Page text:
Hadeed said she is worried Trump may have directly incited others because of a campaign speech he made in February. At a rally in South Carolina, Trump told a story — later found to be baseless — of U.S. Gen. John Pershing allegedly capturing 50 terrorists as prisoners in the “early 1900s” and then dipping 50 bullets in pigs’ blood.
Though he didn’t mention where this happened, variations of the story circulating online usually state that it happened during the Philippine-American War, according to an earlier report by The Post. “There’s a whole thing with swine and animals and pigs, and — you know the story, you know they don’t like that,” Trump says at one point, referring to Muslims.
“And he lined up the 50 people and they shot 49 of those people, and the 50th person, he said, ‘You go back to your people, and you tell them what happened,’ ” Trump told the crowd. “And for 25 years, there wasn’t a problem, okay? Twenty-five years, there wasn’t a problem. So we better start getting tough, and we better start getting vigilant, and we better start using our heads, or we’re not going to have a country, folks.”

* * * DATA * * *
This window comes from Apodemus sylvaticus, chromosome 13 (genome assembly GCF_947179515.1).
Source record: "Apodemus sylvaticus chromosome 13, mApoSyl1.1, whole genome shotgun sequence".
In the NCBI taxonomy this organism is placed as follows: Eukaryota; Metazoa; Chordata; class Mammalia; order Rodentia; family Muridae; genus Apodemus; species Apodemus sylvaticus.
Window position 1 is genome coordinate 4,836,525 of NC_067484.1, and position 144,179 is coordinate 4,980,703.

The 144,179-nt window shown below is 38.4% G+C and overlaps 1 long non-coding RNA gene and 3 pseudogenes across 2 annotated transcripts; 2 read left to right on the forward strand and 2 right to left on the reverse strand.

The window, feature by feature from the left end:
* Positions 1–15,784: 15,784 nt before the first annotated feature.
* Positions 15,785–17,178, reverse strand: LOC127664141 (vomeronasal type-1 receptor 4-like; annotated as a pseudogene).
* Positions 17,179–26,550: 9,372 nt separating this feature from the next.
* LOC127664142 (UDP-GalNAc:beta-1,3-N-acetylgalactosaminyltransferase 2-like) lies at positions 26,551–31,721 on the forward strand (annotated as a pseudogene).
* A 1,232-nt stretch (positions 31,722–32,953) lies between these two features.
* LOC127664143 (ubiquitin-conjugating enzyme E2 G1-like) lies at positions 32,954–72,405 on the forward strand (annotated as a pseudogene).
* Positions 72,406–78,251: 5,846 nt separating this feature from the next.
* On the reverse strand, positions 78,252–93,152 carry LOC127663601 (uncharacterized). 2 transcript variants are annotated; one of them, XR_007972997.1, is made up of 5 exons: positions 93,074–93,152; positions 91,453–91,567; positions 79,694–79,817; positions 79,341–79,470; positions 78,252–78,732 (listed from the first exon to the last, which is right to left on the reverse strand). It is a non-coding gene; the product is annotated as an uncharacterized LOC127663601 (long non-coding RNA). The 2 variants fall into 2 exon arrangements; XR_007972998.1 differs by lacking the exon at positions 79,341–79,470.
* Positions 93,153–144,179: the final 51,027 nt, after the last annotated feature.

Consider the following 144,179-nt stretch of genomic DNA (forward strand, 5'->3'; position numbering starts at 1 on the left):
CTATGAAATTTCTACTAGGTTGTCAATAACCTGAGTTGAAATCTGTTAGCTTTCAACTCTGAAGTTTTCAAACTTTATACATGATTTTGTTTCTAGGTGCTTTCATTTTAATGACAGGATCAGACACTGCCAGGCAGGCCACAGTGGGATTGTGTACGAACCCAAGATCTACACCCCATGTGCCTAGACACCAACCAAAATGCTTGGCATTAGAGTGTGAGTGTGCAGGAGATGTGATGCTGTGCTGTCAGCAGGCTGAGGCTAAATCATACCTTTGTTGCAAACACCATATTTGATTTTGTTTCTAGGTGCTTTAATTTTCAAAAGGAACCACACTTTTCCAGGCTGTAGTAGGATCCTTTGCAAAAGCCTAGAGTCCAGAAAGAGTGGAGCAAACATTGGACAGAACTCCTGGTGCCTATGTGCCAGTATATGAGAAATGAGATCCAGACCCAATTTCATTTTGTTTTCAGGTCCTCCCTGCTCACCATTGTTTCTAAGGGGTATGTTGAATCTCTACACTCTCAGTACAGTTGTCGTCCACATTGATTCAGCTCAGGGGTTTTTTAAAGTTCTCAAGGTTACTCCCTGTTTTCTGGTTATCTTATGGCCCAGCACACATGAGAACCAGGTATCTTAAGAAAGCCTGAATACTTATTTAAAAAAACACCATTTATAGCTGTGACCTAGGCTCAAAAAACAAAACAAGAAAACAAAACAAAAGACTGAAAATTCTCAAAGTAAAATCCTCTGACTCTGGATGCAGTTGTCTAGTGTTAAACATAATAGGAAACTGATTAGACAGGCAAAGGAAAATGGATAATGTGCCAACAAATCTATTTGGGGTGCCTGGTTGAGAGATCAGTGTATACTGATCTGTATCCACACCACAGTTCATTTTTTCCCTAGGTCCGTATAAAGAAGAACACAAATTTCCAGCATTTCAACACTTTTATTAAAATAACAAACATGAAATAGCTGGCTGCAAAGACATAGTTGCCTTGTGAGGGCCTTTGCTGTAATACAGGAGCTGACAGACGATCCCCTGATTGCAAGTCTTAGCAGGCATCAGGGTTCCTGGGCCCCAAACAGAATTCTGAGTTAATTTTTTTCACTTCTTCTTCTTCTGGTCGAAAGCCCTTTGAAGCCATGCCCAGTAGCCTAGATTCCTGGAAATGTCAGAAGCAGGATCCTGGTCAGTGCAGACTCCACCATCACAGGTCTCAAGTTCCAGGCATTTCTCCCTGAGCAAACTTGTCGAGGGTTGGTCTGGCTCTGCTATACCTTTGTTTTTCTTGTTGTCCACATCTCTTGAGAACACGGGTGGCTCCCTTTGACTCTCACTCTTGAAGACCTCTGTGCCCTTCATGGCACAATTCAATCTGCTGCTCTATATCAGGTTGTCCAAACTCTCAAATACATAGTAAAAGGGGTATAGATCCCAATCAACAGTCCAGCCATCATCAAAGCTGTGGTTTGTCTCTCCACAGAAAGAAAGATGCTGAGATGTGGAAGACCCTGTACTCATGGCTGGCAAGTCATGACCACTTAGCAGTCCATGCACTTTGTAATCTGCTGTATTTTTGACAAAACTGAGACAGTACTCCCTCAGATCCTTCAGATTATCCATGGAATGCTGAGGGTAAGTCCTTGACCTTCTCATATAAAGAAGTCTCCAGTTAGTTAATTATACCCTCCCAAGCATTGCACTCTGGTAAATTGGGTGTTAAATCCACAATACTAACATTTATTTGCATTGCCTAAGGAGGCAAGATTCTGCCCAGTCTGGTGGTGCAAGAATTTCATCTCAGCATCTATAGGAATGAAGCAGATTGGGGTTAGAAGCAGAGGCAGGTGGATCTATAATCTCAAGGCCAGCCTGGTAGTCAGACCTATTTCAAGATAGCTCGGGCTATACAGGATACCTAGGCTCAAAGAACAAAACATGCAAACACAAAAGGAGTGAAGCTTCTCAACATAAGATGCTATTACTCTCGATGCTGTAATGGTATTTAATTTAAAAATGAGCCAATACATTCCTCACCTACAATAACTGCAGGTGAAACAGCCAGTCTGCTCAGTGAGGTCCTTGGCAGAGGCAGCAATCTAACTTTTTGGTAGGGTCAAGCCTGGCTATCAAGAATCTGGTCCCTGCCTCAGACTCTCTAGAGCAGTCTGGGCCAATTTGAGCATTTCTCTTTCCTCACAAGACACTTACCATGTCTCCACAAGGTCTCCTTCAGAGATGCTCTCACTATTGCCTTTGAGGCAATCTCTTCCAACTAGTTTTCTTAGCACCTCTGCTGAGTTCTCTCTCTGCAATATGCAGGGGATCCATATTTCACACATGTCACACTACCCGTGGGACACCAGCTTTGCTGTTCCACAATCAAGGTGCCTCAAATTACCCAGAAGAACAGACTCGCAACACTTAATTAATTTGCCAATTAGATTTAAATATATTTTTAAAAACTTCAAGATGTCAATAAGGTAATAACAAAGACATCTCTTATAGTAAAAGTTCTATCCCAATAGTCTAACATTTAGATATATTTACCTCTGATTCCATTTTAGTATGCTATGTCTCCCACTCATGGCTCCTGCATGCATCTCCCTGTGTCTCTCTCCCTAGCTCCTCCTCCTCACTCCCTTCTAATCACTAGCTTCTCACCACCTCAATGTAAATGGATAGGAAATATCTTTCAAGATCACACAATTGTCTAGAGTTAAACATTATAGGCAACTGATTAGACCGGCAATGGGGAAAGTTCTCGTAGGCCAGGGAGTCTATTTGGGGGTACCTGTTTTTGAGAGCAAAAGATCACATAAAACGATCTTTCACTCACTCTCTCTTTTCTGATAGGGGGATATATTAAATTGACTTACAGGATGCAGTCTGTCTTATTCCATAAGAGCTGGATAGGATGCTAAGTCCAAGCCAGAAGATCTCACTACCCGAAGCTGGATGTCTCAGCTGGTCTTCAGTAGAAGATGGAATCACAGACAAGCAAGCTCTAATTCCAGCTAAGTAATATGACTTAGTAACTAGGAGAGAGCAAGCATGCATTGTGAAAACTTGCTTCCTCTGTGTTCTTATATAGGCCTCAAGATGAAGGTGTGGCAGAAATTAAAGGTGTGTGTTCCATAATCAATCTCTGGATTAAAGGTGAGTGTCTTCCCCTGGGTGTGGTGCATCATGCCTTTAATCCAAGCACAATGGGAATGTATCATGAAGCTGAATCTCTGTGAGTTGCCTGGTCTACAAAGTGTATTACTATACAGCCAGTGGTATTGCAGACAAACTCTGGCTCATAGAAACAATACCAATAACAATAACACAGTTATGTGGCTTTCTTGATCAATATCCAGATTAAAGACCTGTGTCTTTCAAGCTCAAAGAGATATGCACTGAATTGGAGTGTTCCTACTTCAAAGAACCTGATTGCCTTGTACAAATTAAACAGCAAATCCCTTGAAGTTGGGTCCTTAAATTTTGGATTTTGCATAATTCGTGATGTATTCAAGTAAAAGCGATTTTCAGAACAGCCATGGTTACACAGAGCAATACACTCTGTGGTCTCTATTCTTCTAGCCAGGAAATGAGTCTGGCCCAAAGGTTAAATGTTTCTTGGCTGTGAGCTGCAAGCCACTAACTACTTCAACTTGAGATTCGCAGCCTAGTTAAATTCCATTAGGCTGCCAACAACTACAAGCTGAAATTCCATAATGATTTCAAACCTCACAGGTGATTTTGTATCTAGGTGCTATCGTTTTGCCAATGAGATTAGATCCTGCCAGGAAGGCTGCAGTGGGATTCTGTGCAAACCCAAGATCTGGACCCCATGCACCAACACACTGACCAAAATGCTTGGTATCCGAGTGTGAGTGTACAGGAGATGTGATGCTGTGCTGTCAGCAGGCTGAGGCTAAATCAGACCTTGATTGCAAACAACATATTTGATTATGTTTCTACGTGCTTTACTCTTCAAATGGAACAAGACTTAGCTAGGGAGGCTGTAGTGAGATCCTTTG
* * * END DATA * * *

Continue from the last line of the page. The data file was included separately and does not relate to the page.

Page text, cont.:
After his speech, historians and fact-checkers debunked the Pershing story as false, misleading and apocryphal, according to Time, PolitiFact and even Snopes.com, among others. Sen. Marco Rubio (R-Fla.), who also ran for the GOP nomination, called the anecdote “bizarre,” according to CNN.
“I’m sure people are offended,” Rubio said during a “Today” show appearance a day after Trump’s rally. “We hope people are offended by that. That’s not what the United States is about.”
If it mattered to voters then, it didn’t show at the polls. Trump won the South Carolina primary election that month.
It is not the first time Muslim groups have felt targeted because of a pork-related incident — even though the concept is misguided, religious experts say.
In 2013, Idaho-based sporting goods company South Fork Industries produced a new ammunition, coated in pork-infused paint, that it claimed would be a “defensive deterrent to those who violently act in the name of Islam,” according to the Religion News Service.
“With Jihawg Ammo, you don’t just kill an Islamist terrorist, you also send him to hell,” the company said in a news release, the news service reported. “That should give would-be martyrs something to think about before they launch an attack. If it ever becomes necessary to defend yourself and those around you our ammo works on two levels.”